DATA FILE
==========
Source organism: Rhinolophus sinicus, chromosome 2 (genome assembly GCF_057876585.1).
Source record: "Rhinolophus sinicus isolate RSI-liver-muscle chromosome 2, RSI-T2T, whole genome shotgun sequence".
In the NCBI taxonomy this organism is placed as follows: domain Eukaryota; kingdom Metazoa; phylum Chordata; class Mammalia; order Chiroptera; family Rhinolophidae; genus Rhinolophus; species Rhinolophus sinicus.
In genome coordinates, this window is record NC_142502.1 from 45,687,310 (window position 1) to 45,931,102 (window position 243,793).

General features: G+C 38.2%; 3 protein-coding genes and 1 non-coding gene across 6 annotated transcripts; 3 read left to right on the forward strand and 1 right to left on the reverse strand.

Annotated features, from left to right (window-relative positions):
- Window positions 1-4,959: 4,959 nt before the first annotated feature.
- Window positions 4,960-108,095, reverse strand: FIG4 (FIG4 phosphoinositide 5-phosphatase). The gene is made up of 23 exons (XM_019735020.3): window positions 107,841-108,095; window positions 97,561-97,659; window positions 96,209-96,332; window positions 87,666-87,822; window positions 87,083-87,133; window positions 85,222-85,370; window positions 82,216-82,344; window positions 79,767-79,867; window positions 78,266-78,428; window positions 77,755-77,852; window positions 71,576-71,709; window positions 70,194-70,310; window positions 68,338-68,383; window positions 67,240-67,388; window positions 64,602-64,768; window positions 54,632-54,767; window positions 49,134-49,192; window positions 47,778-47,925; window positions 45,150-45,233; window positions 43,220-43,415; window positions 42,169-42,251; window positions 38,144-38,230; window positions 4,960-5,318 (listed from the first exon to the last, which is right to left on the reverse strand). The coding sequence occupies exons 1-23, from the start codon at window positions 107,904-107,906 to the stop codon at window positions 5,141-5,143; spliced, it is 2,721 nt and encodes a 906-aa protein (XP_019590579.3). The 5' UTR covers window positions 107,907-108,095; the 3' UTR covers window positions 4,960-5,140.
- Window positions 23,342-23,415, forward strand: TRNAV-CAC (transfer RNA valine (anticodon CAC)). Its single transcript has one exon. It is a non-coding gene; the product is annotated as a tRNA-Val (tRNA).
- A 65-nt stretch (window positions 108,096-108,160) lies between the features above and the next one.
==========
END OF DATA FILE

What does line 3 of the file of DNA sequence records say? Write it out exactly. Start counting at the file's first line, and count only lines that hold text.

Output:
In the NCBI taxonomy this organism is placed as follows: domain Eukaryota; kingdom Metazoa; phylum Chordata; class Mammalia; order Chiroptera; family Rhinolophidae; genus Rhinolophus; species Rhinolophus sinicus.